Context is key here. As an egalitarian, I see inequality as always a bad thing and something that policy should always seek to abate. We ought to settle the burdens and benefits of both social labour and private work as equitably as we can, but that doesn’t stop me from distinguishing between varying instantiations of inequality and evaluating them accordingly.

    As noted, in 1949 China was amongst the poorest countries in the world and had a quasi-feudal set of arrangements relating to labour. It was a largely agrarian economy with some deeply mediaeval practices in relation to women. It had been occupied by the Japanese regime.

    The US emerged from ‘WW2’ as the most powerful and wealthy country of the world, declaring that this would be ‘the American Century’. There was full employment, and though spatial and racial inequality were obvious and brutal, the average difference between the wealth of CEOs and full time employees was on average a factor of around 25. This persisted until about 1971. The top tax rates at the top ran at or above 80%, and briefly, over 90%. The proportion of government revenue from corporations was much higher than now. America was not an egalitarian society, but it was less inegalitarian than than today.

    Inequality in China today largely reflects spatial inequality — the urban rural divide — whereas in the US gross inequality is a feature of urban life as well. Whereas in China, the wealthy have got relatively more wealthy by capturing larger shares of high year in year growth and labour productivity, in the US, especially since 1980, the rich have got rich substantially by immiserating the middle classes and those below them, in circumstances where growth has tended to track population quite closely. The closer you get on the timeline today, the more pronounced this effect is, with the richest 10% often capturing more than 100% of growth in GDP. This represents a radical and regressive maldistribution.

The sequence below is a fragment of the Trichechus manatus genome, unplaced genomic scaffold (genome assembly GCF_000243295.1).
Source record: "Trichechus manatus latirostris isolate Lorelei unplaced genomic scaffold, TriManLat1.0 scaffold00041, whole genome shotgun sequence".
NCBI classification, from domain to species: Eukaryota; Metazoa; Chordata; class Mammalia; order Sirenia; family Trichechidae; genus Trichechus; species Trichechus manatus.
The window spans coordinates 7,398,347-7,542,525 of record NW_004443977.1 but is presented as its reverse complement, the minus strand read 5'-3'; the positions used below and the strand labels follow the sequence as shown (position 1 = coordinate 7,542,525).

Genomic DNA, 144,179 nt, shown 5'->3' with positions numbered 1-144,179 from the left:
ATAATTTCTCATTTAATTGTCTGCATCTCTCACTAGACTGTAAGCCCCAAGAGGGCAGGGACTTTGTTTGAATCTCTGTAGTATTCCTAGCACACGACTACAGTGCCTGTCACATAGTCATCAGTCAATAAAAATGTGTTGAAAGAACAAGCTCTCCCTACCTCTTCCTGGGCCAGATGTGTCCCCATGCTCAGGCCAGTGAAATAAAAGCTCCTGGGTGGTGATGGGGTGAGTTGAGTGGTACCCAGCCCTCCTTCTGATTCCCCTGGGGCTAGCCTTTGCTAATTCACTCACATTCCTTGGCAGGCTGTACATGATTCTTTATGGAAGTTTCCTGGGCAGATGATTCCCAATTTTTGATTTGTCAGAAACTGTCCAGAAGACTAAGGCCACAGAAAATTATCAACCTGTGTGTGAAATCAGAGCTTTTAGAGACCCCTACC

In China, inequality is seen as a serious problem for the elite to solve, whereas in the US it’s often seen as a badge of honour and the driver of productivity, or at best, an intractable problem. In the US, policy settings remain blind to maldistribution and the party more unambiguously keen in inequality has advanced in the mid-terms.

    So these are different and tell us different things about the two instances of governance.

  37. There is an enormous difference in the current trajectories of China and the USA. Quite simply, the Chinese are out-smarting the Americans by a wide margin. China is rising and the USA is falling relative to China. The reasons for this are complex. I can only give an outline here. At the same time, limits to growth will favour the USA against China so there are countervailing forces to the rise of China.

    China is an old culture. As Confucianism makes a comeback in China the view that the state is fundamentally important is reinforced. Cummunism is giving way to a new Confucian culture. The USA continues to support extreme individualism and great concentrations of welath at the expense of good governance and at the expense of the common people. China has a cohering tendency, the USA a disintegrating tendency.

    Beginning in the 1990s (or maybe earlier) China sent out cadres of students and functionaries (numbering in total 100,000 or more IIRC) all over the world to gather information, study every society and bring back all knowledge and ideas for study and evalutation. We can be sure they also trawled the internet for very piece of knowledge obtainable in that manner. At the same time, China has pursued a policy of rapid industrialisation, the concomittant result of which is the progressing deindustrialistion of the rest of the developed world. The USA in particular is de-industrialising rapidly in heavy engineering and perhaps now even in electronics as its electronic consumer goods are more and more made in China.

    China is pursuing a policy for economic domination. It is pleased to see the USA de-industrialise and squander its productive power on ruinous and pointless wars. Never interrupt your enemy when he is making a mistake! It’s bad mannners. China currently does not have to do anything to destroy the USA. It can sit back and allow the USA to destroy itself.